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5 Tips for a Better Email Signature [INFOGRAPHIC]

What most professionnals include in their email signature

A year ago on this blog, I wrote a piece called Email is dead… NOT! Well, lo and behold, email marketing is still alive and kicking, even though many marketers focus mostly on their social media tactics sometimes to the expense of easily reachable tools, such as an effective email signature. After all, most employees in your company, no matter in which department they work, use a corporate email that goes out to external contacts, thus contributing to the brand’s perceived image. So why not maximize the efficiency of this tool? Here are 5 tips than can help:

1. LINK TO SOCIAL MEDIA PROFILES… IF APPROPRIATE

If your organization has a thriving presence on Twitter or Facebook, why not have a button or link under your signature? We sometimes take for granted the fact that employees are a brand’s best ambassadors and that not everybody knows about your Facebook page, or Pinterest boards. If individuals use social media platforms with a professionnal scope, in most cases Linkedin at least, this makes for a great link to add with your signature. Be careful not to link with a social media profile where personal content gets shared, unless you and your organization are comfortable with this perspective.

2. SEPARATE SIGNATURE FROM COPY

It’s a simple tip, but there needs to be a visual separation to mark where the body of your message ends, and where the signature begins. The rule of thumb is to use the “–” at the end of your message, just like PR specialist use -30- to mark where the press release ends. There are many plug-ins available so that the signature is an automated one, for example Right Inbox if you use Gmail as I do. (NOT an affiliate link)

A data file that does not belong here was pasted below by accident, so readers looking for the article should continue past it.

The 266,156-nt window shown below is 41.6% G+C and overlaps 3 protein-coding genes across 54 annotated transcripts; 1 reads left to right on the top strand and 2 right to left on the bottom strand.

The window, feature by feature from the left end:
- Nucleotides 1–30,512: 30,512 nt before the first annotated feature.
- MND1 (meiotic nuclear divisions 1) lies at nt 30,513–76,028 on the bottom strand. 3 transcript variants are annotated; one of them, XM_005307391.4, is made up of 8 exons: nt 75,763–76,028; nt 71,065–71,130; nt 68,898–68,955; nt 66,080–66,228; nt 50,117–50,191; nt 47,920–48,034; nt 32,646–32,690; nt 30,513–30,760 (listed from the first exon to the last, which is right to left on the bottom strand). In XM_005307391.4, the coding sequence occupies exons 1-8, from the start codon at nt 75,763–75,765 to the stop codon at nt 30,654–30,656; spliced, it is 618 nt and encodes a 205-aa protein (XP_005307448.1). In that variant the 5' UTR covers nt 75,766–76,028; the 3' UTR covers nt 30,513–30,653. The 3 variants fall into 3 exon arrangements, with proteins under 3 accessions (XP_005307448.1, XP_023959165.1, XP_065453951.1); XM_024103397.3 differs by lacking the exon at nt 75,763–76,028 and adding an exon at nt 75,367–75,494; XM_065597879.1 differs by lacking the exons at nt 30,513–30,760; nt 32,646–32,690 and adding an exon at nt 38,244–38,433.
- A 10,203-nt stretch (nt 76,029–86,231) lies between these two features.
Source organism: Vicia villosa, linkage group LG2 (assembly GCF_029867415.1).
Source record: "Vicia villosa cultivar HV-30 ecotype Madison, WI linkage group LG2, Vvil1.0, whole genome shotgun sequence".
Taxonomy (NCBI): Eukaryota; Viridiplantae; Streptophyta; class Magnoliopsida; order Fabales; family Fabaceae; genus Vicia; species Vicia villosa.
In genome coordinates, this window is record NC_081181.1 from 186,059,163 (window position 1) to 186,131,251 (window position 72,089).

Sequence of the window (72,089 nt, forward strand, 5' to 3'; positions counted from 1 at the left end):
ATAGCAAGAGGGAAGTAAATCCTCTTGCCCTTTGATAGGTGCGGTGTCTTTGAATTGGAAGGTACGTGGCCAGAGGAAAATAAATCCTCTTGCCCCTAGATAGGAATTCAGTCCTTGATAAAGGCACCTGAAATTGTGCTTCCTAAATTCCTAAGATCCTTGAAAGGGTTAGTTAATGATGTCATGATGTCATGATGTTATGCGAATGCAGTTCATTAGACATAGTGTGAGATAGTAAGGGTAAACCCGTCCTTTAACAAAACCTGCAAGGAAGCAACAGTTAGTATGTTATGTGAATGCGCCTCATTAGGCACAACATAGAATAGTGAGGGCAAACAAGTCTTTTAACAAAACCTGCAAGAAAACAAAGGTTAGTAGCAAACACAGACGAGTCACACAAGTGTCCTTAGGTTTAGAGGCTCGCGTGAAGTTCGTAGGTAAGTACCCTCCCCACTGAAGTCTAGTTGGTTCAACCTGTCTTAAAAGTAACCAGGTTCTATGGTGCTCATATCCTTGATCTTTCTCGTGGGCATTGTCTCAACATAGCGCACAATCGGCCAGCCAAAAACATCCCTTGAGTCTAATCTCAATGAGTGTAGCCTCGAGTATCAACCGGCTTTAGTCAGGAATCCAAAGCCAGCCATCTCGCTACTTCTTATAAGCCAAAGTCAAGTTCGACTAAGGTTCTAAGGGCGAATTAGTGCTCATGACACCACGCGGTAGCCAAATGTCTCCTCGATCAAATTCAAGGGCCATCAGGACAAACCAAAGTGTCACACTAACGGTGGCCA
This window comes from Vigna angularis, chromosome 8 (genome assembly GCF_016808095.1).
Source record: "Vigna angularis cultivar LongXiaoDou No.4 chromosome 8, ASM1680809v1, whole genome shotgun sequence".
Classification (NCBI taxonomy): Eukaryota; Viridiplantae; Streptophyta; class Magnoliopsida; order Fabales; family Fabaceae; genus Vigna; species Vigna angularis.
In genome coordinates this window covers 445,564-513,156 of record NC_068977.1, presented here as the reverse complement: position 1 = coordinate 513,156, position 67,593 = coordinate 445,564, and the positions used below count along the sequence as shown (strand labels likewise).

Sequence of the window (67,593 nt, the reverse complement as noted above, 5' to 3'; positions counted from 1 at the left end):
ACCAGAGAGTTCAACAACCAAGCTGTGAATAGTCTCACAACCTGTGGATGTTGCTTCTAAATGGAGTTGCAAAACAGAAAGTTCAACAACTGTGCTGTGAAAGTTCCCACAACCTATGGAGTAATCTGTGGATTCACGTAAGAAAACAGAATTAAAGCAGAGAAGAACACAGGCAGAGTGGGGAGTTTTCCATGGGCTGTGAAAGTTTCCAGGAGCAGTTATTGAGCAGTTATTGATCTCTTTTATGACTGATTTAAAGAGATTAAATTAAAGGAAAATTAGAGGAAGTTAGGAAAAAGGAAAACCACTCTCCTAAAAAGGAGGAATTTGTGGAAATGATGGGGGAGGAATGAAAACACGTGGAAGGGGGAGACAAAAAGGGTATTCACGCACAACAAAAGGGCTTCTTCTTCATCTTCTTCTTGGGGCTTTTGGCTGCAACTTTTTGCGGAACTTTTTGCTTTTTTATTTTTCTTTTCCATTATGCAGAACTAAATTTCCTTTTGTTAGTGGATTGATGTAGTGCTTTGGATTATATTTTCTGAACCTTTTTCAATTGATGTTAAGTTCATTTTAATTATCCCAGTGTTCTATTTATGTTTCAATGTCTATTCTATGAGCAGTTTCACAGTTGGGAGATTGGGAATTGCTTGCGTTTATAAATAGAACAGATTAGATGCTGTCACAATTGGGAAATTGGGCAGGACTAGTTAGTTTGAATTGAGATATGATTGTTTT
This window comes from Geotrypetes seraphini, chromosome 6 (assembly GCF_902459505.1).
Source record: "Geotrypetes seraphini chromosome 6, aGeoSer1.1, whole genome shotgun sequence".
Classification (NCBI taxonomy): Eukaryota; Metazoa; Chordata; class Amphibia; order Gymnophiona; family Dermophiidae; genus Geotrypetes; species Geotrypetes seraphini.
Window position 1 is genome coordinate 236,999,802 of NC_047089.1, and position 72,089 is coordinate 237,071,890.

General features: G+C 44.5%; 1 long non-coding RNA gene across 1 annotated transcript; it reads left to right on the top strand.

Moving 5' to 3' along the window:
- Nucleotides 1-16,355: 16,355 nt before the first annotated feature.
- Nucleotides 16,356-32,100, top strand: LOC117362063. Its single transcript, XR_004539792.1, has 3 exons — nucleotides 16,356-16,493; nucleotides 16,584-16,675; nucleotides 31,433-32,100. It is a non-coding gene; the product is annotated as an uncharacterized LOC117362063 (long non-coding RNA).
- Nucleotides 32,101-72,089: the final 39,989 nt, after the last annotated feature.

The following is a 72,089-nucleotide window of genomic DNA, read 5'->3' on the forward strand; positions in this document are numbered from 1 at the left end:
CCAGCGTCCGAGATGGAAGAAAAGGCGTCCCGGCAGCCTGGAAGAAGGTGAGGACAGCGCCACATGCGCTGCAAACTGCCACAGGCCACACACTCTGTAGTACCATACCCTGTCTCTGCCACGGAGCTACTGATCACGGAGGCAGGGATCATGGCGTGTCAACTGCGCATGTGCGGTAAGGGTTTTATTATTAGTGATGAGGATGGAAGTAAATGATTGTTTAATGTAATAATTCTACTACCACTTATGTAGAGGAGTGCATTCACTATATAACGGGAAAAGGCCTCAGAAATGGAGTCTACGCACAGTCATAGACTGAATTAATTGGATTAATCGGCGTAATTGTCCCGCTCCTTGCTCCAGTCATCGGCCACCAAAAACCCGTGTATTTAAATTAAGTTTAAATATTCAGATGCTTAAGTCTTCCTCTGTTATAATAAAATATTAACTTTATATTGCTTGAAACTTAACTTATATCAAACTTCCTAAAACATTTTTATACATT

3. DON’T USE IMAGES

A common mistake is to include a corporate logo or, even worse, to have the whole signature as an image. Many, if not most, internet service providers (ISP) and email providers, such as Gmail, Hotmail or Yahoo will block off images considered “attached” to an email message, thus your signature will not make it into the recipient’s inbox. If you are trying to establish contact or wish to follow up, it defeats the purpose, doesn’t it?

4. COMPLETE CONTACT DETAILS

This is a personal pet peeve: I hate it when I receive an email from someone, then wish to follow up with them by phone… but there are no contact details in the signature!! As mentioned above, most email services offer automated signatures, if not directly within Outlook or Lotus Notes, then through a plug-in or web-mail service. Complete contact details should include:

  • Name and surname, add title if relevant, i.e. MBA, CFA, etc.
  • Phone number, with area code and country index, specially if you deal with international clientele.
  • Email address, in particular if you have a separate one you wish to be contacted on.
  • Website, whether it’s yours, your companies, or your blog’s.

5. ADD AWARDS OR BRAND USP

Last but not least, why not take advantage of this communication opportunity to highlight a recent award won by yourself, or your company? Is your hotel highly ranked on TripAdvisor or did your destination recently win an award or mention by a prestigious magazine? This is the place to mention it, under the email signature. Another option is to simply reiterate your brand’s vision or mission, in particular if it is distinctively unique and appealing to your audience.

Below is an interesting infographic to learn some more on the topic. Enjoy!

 

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  • Apr 21 Posted 10 months ago David Langton

    Do you have any stats on how many companies are using/not using logos in their email signatures?

     

  • Brad Lowrey's picture
    Jun 24 Posted 1 year ago Brad Lowrey

    Not to mention that including an image in your signature is just going to fill up your sent mail and recepient's inbox faster depending on how you have included it in the signature.